Under the onslaught of negative press, there have been steps in the right direction—theMcDonald's franchise where Gunshannon worked has now said that it will offer all its employees the option of a paper check or direct deposit, in addition to the card. Previously, according to the lawsuit, only managers had that choice. The decision covers some 800 workers at 16 stores. “We didn't hear any complaints. Many employees have been using these cards without complaint for many months. When it became apparent there were some employees who may want the choice, we're going to give them the choice," a company spokesperson told the Associated Press. (Gunshannon isn't dropping her lawsuit, though, saying that the company's actions are “damage control.”)
In New York, the political battle over a bill that would allow the cards is heating up. Michael Kink, executive director of Strong Economy for All, told Working In These Times, "In New York, workers need protection against both unscrupulous employers who rip them off with payroll debit cards and shady lawmakers in Albany who want to blow the doors wide open for even more ripoffs. Right now Attorney General Eric Schneiderman is digging into current abuses, and unions and community groups—with great work by the New York State AFL-CIO—are fighting hard to stop bad bills in the Legislature."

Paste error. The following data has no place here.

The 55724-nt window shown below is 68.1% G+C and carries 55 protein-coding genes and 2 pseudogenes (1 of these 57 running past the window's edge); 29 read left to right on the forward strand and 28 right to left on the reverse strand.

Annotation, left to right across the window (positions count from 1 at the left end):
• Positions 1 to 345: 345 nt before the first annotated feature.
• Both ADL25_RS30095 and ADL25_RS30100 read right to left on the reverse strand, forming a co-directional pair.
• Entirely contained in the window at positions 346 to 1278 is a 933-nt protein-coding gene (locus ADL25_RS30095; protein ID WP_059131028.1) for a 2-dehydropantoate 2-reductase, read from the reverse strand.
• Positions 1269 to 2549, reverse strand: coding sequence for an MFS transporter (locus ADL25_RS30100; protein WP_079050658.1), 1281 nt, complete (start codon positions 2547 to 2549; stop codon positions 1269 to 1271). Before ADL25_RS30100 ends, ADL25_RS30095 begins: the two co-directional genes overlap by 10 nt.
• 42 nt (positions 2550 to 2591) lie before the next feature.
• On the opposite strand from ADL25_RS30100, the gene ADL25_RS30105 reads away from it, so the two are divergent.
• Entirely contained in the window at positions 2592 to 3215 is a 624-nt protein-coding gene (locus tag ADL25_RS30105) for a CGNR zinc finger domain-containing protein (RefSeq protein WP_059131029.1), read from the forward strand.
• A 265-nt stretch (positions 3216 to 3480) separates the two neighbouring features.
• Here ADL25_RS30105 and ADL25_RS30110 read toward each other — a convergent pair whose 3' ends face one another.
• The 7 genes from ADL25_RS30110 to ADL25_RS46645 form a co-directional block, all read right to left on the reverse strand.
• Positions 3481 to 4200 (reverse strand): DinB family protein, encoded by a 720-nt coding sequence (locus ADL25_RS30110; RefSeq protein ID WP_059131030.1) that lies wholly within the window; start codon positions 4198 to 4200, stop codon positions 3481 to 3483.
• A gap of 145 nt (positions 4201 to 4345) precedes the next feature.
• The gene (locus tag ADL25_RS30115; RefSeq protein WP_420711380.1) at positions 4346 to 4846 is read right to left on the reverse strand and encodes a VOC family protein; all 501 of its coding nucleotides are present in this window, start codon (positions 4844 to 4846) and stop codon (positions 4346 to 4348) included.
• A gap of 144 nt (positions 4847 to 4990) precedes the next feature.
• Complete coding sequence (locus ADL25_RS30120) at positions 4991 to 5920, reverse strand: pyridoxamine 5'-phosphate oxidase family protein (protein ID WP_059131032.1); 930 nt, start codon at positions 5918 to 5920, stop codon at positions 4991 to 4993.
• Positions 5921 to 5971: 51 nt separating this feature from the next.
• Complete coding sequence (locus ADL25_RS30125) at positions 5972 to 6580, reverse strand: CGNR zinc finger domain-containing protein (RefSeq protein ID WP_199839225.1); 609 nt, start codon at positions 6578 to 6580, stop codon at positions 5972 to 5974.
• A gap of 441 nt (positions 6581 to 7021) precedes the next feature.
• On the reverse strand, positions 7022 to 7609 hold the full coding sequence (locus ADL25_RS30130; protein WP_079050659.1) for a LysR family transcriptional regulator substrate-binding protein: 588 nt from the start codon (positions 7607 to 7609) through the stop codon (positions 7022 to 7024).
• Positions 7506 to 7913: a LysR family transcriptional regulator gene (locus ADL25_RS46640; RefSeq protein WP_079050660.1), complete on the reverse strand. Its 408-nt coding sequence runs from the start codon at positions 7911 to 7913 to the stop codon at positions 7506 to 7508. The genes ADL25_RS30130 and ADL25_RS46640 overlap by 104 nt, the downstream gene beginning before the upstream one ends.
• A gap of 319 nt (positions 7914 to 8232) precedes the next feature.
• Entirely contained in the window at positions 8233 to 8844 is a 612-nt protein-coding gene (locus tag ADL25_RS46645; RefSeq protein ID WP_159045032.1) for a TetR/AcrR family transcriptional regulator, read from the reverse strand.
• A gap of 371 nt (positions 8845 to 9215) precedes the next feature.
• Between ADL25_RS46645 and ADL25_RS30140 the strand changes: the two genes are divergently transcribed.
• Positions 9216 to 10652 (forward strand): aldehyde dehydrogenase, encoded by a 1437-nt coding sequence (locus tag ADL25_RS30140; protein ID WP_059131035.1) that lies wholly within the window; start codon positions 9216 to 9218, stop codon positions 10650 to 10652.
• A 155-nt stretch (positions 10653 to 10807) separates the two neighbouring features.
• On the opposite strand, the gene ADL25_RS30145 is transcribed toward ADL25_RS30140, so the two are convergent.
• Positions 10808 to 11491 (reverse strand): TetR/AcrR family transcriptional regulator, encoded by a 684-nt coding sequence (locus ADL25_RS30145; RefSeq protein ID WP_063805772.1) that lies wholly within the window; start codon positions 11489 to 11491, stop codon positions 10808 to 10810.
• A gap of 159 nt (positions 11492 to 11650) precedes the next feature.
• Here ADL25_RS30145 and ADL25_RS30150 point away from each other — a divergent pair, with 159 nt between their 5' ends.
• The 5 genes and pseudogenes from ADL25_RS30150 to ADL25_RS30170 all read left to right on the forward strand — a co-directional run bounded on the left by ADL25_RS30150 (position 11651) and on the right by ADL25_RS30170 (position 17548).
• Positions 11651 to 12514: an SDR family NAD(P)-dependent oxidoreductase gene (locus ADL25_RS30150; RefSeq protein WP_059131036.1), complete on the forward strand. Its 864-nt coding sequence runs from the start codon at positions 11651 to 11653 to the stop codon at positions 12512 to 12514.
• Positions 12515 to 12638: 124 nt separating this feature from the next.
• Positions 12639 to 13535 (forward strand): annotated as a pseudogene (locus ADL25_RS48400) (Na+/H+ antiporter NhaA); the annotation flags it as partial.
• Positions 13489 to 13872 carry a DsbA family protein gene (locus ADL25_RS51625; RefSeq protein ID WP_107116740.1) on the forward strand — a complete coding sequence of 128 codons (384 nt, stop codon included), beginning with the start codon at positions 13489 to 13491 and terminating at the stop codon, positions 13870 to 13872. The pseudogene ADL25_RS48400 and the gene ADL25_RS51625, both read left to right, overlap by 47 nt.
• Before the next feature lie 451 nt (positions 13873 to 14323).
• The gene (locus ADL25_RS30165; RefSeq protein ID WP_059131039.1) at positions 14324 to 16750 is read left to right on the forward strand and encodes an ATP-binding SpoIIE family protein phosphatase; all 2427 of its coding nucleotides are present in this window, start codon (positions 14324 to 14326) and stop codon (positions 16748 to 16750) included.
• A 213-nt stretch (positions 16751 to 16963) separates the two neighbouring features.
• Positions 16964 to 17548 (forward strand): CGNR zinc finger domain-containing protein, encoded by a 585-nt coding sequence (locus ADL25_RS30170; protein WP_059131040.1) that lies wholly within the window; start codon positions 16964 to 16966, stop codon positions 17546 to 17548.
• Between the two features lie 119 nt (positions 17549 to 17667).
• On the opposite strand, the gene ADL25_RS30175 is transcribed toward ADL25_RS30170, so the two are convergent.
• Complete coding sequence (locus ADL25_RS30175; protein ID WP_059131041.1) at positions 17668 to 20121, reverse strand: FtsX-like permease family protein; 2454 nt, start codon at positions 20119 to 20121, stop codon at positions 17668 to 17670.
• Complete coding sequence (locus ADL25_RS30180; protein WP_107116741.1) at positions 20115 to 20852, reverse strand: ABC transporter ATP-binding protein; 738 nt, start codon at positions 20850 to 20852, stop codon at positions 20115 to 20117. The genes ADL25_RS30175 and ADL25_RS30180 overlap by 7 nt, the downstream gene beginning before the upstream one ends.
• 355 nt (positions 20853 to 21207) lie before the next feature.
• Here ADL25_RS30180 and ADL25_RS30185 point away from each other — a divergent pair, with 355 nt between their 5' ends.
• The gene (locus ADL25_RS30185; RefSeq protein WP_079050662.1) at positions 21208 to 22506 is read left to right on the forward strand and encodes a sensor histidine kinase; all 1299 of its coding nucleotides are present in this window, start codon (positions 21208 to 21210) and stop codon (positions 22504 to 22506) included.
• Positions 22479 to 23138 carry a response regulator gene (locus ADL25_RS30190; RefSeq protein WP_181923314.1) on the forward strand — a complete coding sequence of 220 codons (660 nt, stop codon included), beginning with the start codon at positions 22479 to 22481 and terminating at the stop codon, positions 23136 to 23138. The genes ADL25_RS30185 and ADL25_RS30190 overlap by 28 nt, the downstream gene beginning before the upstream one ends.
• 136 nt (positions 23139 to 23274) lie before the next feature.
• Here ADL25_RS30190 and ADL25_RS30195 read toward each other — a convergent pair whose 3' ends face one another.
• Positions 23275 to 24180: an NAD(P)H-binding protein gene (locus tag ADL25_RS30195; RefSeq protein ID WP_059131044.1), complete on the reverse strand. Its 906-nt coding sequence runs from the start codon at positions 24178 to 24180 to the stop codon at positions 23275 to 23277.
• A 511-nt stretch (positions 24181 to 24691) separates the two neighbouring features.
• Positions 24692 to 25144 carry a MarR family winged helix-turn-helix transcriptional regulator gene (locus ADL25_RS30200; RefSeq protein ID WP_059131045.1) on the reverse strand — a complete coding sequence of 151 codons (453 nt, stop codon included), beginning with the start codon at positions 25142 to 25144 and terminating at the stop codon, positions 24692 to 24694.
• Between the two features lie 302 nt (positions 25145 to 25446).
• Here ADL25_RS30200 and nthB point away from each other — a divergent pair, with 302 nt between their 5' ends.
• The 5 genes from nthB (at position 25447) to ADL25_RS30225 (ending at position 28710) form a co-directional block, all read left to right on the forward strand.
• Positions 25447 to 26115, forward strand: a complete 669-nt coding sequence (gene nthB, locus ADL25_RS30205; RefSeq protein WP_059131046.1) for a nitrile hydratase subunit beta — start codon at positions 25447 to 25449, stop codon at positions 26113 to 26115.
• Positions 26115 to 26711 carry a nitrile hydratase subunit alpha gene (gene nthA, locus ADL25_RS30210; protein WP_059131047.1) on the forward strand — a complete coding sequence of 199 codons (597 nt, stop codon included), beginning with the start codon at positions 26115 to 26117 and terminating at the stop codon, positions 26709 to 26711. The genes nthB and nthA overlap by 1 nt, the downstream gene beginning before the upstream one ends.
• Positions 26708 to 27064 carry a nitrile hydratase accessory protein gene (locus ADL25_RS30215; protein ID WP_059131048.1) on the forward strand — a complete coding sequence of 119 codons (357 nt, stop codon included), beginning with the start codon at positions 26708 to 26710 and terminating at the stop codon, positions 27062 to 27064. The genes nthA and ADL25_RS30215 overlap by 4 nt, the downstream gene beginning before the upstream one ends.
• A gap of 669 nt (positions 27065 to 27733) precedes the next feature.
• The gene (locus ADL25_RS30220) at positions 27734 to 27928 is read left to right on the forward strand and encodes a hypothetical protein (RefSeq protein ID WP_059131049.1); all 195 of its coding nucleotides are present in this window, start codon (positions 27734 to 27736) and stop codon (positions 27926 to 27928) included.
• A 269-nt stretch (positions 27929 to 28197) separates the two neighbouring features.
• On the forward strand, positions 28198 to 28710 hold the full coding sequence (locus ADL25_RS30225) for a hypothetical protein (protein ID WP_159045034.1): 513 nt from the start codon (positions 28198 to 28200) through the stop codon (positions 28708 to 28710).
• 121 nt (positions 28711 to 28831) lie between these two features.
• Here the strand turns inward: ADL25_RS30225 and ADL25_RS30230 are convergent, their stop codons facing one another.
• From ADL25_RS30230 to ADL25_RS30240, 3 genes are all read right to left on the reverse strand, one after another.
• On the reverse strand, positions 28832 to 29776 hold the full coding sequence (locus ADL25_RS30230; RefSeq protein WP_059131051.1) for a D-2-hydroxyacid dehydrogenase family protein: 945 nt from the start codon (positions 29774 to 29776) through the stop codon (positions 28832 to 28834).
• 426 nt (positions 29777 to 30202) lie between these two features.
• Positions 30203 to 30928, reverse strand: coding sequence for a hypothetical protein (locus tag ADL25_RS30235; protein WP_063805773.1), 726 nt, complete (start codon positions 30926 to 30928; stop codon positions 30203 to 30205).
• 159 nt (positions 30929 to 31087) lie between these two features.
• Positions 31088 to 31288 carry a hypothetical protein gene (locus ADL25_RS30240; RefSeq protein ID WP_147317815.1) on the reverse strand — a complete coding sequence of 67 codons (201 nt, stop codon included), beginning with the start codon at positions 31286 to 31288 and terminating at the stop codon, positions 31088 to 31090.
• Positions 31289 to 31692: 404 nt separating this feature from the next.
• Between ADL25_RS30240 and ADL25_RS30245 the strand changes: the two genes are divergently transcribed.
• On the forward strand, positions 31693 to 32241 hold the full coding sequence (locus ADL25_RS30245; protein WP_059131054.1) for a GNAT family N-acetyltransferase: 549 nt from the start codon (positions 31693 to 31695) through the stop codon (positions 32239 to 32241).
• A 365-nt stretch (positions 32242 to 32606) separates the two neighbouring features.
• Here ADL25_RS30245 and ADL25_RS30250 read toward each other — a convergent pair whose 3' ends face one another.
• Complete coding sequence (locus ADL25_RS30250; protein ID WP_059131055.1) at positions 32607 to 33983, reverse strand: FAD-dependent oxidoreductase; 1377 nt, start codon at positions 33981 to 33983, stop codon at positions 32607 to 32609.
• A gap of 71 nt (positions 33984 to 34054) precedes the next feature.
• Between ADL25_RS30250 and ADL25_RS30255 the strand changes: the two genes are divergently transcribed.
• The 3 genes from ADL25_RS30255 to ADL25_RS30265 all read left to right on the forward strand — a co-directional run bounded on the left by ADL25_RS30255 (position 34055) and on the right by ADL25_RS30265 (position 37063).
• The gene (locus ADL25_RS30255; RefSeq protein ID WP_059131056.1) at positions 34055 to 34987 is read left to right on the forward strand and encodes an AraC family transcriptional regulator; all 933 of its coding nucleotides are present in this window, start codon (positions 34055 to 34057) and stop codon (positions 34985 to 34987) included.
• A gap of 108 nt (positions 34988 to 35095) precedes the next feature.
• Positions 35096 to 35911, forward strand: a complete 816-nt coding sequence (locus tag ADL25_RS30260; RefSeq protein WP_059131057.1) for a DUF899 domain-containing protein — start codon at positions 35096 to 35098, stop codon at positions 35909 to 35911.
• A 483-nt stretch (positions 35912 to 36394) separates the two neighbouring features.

As Kink noted, perhaps the biggest impact of the heightened scrutiny has been the announcement by New York Attorney General Schneiderman that he would look into the use of the cards. The attorney general's office sent letters to 20 large employers, including McDonald's, Walgreens and Wal-Mart, asking about their use of the cards. He's investigating whether businesses that use the cards may have broken state labor laws, and whether workers are forced, as Gunshannon said she was, to use the cards as a condition of their employment.
Good on both counts here, folks. There are people working to fight corporate nonsense like this, as few and far between as they are, but they do exist.